An adoptee writes – “My birthday was a few days ago, and with Mother’s Day this weekend, there are a lot of complicated emotions flying around.”
Some background from the adoptee – I was adopted at birth by my aunt (my genetic mom’s sister) and uncle, and moved several states away. I was given a new name, new Birth Certificate, the whole works. My adoptive parents had been trying for a baby, and since my original mom didn’t have the resources (job, place of her own) they asked to adopt me. A month after I was born, my adoptive parents ended up pregnant with my brother. My sister followed a year later. I do not look like anyone in my adoptive family and I never felt like I fit in or belonged. I was treated way differently than my siblings. My adoptive mother passed away when I was 19. Since then, I’ve had a mediocre relationship with my adoptive dad, barely there communication with my brother, and my sister won’t acknowledge my existence.
I was a rebellious, angry teen, and my issues carried over into adulthood. I caused my family a lot of pain, but had no idea that any of my issues were likely caused by trauma. That said, I take responsibility for my decisions, own up to them, and have repaired relationships where possible. Still, I have lived most of my life filled with shame and thinking I am defective and a bad person regarding some of the choices I’ve made.
After years of therapy for depression and anxiety, a wonderful therapist suggested that my lifelong issues could be a result of adoption trauma. I brushed her off, saying “My adoption happened a long time ago. I’ve dealt with it. I’m fine.” And she gently replied, “No, I don’t think you are.” And so it was, that I started coming out of the fog five years ago, right around the time I turned 40.
I have always known who my mother was, but never got to know her and have only met her three times. The first was when I was 3. She visited with her new husband so that she could come clean about her “past.” The second was when I was 15. I was in the throes of angsty adolescence and started having issues around my identity. The whole purpose of my visit was to talk to her openly about my adoption, but…although her husband knew I was her daughter, she would not acknowledge that I was his sister to my half brother, who was 10 years old at the time. I had to tiptoe around for a week while he called me “cousin.” More shame. The last time I saw her was at my adoptive mother’s funeral, almost 26 years ago. We talk here and there, mostly on Facebook, but I literally don’t feel anything for her. She still talks of giving me up as being “the best thing” for me, without acknowledging the harm. I realize she was in an impossible situation, but just to have her see me, acknowledge the hurt I experienced and continue to deal with, would mean so much.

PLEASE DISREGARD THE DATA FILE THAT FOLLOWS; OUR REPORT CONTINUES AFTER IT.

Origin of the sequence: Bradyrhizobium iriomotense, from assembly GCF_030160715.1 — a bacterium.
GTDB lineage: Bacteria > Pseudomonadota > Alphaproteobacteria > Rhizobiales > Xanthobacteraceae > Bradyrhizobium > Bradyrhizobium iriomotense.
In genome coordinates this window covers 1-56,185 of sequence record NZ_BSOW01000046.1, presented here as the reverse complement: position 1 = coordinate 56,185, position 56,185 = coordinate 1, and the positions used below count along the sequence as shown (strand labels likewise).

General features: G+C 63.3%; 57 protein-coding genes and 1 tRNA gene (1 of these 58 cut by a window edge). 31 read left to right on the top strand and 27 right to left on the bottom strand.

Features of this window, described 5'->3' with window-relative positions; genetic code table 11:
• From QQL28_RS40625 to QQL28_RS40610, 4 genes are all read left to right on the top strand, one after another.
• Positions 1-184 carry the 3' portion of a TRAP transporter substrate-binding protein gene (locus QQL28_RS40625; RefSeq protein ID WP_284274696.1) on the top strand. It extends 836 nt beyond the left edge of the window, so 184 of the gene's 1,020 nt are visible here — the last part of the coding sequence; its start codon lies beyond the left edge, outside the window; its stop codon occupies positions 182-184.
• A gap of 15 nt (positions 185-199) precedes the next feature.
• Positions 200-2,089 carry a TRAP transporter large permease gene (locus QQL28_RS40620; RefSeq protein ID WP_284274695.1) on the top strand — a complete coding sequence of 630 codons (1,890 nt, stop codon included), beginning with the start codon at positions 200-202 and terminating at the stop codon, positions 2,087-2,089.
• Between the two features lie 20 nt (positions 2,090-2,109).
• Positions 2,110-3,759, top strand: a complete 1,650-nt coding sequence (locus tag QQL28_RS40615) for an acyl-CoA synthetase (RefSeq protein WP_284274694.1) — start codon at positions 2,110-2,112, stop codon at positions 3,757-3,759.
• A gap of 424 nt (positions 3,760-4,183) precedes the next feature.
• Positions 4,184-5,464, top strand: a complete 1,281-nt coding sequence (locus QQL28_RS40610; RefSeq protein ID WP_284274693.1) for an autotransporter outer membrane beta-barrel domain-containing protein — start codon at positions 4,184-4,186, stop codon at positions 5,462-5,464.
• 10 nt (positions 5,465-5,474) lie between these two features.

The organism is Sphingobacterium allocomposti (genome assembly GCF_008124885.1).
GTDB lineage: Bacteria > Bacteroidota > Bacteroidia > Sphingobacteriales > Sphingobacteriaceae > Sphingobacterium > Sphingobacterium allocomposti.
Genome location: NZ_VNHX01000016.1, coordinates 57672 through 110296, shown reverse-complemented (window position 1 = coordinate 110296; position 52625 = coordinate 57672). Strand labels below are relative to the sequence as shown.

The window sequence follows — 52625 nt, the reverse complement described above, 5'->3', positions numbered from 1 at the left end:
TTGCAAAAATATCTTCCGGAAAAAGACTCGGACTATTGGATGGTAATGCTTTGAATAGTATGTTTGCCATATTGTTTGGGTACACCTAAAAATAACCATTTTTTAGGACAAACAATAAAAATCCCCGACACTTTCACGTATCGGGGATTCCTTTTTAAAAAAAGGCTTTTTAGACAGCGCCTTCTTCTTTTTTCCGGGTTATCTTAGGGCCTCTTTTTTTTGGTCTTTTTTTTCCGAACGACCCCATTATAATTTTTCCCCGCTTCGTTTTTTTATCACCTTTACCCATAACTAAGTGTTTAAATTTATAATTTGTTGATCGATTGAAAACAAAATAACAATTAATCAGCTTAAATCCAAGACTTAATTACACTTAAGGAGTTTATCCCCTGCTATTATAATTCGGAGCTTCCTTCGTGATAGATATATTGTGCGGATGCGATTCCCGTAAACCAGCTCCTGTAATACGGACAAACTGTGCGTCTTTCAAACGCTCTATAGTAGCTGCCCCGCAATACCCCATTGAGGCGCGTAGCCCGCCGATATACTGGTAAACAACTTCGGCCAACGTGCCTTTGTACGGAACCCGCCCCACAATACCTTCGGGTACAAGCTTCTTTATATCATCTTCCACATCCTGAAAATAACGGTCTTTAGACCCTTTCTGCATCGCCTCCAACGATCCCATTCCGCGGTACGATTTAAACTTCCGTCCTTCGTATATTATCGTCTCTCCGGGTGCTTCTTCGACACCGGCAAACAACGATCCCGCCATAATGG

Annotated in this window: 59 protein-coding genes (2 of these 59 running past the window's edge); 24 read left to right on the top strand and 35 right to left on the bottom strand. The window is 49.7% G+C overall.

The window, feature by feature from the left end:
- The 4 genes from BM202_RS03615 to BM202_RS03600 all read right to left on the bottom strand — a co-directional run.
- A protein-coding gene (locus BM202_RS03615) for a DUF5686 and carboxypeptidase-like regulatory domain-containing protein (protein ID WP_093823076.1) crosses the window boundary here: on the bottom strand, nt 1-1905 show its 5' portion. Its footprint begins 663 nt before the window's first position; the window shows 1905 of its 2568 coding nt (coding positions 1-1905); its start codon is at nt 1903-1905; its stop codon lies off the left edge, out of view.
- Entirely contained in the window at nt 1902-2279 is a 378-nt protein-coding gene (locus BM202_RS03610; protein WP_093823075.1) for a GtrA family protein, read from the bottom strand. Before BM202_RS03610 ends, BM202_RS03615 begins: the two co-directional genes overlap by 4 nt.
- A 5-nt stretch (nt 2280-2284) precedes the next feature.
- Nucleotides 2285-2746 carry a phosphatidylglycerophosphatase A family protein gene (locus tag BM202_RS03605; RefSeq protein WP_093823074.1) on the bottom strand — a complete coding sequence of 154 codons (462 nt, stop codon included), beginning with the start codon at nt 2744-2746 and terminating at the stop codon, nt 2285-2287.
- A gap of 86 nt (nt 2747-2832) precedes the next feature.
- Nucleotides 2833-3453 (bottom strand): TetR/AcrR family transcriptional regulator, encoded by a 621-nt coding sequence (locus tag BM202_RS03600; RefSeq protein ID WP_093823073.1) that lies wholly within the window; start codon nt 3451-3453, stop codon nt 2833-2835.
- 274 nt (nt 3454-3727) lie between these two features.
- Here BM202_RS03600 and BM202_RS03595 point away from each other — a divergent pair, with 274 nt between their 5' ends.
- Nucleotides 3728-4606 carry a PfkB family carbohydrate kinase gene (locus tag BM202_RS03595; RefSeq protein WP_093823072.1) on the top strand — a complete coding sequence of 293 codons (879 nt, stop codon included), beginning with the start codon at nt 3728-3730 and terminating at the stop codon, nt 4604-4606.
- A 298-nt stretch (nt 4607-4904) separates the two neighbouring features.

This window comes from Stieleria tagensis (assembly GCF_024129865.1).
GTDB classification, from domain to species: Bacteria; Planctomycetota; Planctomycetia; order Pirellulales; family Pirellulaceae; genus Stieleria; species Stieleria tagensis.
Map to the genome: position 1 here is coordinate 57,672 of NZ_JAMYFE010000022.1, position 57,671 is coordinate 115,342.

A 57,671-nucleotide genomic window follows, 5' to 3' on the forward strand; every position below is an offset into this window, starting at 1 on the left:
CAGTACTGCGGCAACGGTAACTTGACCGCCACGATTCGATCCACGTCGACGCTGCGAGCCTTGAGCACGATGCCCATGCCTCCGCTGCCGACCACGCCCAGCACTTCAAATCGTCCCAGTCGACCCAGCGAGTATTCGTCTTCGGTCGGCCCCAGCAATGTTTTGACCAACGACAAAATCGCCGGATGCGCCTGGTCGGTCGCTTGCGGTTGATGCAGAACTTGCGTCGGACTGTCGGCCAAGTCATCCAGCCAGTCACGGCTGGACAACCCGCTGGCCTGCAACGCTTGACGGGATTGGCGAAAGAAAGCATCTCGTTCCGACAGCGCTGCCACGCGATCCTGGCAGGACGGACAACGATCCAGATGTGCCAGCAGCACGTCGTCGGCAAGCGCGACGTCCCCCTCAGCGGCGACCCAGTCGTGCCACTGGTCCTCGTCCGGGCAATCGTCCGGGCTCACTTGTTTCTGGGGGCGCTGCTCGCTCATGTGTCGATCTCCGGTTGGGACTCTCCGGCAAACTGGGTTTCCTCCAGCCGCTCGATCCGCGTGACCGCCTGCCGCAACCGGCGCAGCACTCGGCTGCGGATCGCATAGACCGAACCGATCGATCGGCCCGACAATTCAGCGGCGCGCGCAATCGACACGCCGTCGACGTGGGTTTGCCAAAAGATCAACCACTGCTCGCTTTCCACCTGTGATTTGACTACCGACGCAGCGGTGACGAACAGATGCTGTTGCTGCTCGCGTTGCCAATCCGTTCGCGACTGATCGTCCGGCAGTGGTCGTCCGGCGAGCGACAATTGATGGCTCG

This St Patrick’s Day, I am happily feeling my roots. It is something I was denied by both of my parents being adopted, until I was able to discover them thanks to my own efforts, when I was already well into my own 6th decade. The “advice from a flower” in the graphic above certainly suits the experiences of some adoptees necessitating that they grow through adversity.
My dad’s name was changed from his birth name, Arthur Martin, to Patrick (plus more than one adoptive father’s name for his middle, as his adoptive mother divorced an abusive alcoholic and later married a WWII veteran, who adopted my dad for the second time in his life at the age of 8). Turns out that my dad’s grandmother was full blooded Irish. My dad’s adoptive parents were poor and I remember stories of him almost starving to death as a youth in New Mexico while they staked a prospector’s claim near Magdalena New Mexico hoping to strike it rich – they did fail.
St Patrick’s Day always reminded me that my dad’s birthday would be on the following day. He also liked to drink beer but not the green kind LOL. Lately, I listen to the calm, relaxing music of Tim Janis while do my 6 blood pressure checks. If I can totally quiet my mind (not always possible but good practice), I can get my blood pressure down. Today I chose his Celtic Country offering with images from Ireland and flute music. I managed to get my blood pressure down 14 points over the 6 readings.
We used to go to a neighbor’s house for Corned Beef and Cabbage on St Patrick’s Day. She made the best and her parents came from County Cork so it was in her genes. She was a tiny elf like lady but often drank too much (maybe a cultural tendency) and was not patient with the arrival of our oldest son as he became a toddler, so we quit attending. After her husband ended up in a nursing home, we hiked up to their house. It was located up the perennial creek that flows by our own home and so we arrived to visit her, staunchly holding down their home base next to a lake.